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60 Years of Changing Lives
National College of Ireland has evolved from modest beginnings. Starting from Ranelagh’s Sandford Lodge in 1951, The Catholic Workers College, as it was then known, addressed key societal issues of the day. Lectures were led by a handful of dedicated Jesuits two nights a week, with 103 registered students in the first year.
Within 10 years, student numbers had dramatically increased. By 1966, nearly 1,300 students from union and management backgrounds were learning together at the re-branded National College of Industrial Relations (NCIR). Over the next 20 years, NCIR assumed an educational leadership role in workforce development, industrial relations and social justice issues.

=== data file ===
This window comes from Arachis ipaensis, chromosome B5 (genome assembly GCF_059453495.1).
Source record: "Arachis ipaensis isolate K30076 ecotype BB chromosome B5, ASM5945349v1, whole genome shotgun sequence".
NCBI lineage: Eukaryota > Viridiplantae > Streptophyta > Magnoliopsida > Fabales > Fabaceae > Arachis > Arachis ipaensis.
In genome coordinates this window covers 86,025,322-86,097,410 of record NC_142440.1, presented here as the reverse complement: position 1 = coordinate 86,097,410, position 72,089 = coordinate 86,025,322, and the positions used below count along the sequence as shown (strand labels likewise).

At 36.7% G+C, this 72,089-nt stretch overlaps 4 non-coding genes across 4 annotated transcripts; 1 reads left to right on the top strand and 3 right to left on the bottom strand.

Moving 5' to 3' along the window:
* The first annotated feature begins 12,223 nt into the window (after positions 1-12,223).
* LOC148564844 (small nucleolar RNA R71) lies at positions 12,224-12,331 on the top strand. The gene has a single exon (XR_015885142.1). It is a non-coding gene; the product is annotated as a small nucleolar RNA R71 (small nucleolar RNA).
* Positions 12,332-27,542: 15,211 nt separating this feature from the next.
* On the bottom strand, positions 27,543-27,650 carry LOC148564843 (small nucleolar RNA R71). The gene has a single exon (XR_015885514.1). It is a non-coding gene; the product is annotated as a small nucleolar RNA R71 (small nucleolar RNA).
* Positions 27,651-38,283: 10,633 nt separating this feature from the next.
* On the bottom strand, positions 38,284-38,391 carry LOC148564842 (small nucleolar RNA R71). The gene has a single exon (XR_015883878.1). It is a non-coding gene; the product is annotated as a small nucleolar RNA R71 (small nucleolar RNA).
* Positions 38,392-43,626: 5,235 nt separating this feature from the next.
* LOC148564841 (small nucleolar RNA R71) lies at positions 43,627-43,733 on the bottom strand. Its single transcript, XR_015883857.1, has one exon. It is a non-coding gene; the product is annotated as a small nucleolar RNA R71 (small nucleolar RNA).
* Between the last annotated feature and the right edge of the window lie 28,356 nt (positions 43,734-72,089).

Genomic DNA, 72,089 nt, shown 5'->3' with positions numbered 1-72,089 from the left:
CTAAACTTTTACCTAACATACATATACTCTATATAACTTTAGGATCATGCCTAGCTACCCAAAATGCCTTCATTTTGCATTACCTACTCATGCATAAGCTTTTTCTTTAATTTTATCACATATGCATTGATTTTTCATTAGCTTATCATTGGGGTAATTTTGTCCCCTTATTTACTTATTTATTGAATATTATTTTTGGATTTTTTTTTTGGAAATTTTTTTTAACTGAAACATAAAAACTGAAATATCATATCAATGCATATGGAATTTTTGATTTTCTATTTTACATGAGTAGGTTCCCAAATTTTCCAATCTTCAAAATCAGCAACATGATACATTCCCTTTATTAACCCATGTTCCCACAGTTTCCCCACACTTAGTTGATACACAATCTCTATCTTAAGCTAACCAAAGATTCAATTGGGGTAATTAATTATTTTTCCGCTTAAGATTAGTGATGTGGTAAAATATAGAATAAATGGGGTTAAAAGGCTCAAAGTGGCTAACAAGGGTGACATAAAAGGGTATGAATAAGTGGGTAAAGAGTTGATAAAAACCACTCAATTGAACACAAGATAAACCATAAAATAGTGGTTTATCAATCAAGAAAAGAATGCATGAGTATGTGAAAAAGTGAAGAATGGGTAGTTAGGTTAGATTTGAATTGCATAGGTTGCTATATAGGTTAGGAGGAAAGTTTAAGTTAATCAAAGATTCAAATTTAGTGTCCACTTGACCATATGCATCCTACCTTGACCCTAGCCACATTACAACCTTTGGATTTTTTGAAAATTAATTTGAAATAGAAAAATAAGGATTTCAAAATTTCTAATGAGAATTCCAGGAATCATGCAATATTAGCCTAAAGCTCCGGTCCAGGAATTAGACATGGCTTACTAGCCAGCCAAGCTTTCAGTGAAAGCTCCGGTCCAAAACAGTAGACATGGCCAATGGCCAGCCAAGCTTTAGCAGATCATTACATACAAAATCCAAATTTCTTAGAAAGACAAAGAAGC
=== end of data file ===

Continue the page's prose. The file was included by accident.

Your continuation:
The college re-branded as the National College of Ireland (NCI) in 1998 with an expanded National Campus Network and an array of national outreach programmes. The land and buildings at Sandford Road were generously transferred by the Jesuits to the NCI Board of Management.
Rapidly expanding, the College embarked on a bold €25,000,000 fundraising campaign to relocate to a 2-acre site in the Dublin Docklands. The IFSC campus is now a hive of activity for 3,500 full and part-time students, over 130 full-time and 220 part-time staff and faculty.